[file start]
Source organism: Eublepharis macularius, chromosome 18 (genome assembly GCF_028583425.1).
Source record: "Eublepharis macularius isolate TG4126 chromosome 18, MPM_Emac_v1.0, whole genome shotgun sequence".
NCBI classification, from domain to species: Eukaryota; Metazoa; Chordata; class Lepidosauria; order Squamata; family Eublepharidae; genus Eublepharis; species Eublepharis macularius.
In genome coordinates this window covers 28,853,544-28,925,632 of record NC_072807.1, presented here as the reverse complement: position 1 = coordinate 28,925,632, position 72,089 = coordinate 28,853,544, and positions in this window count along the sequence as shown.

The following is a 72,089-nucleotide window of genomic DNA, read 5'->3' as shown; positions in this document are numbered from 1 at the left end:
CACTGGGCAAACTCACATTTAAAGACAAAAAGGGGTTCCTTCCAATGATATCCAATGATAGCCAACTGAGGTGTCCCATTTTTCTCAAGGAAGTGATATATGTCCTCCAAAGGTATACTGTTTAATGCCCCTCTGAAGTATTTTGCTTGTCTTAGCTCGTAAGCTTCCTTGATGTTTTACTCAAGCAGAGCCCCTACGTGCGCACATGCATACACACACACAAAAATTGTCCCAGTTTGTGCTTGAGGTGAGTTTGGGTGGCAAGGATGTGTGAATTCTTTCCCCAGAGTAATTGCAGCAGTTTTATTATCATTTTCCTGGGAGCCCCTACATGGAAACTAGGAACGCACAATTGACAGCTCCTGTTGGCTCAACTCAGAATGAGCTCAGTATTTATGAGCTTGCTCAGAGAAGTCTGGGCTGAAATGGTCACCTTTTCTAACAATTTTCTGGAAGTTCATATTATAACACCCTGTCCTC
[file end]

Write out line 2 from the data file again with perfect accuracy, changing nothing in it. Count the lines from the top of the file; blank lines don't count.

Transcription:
Source record: "Eublepharis macularius isolate TG4126 chromosome 18, MPM_Emac_v1.0, whole genome shotgun sequence".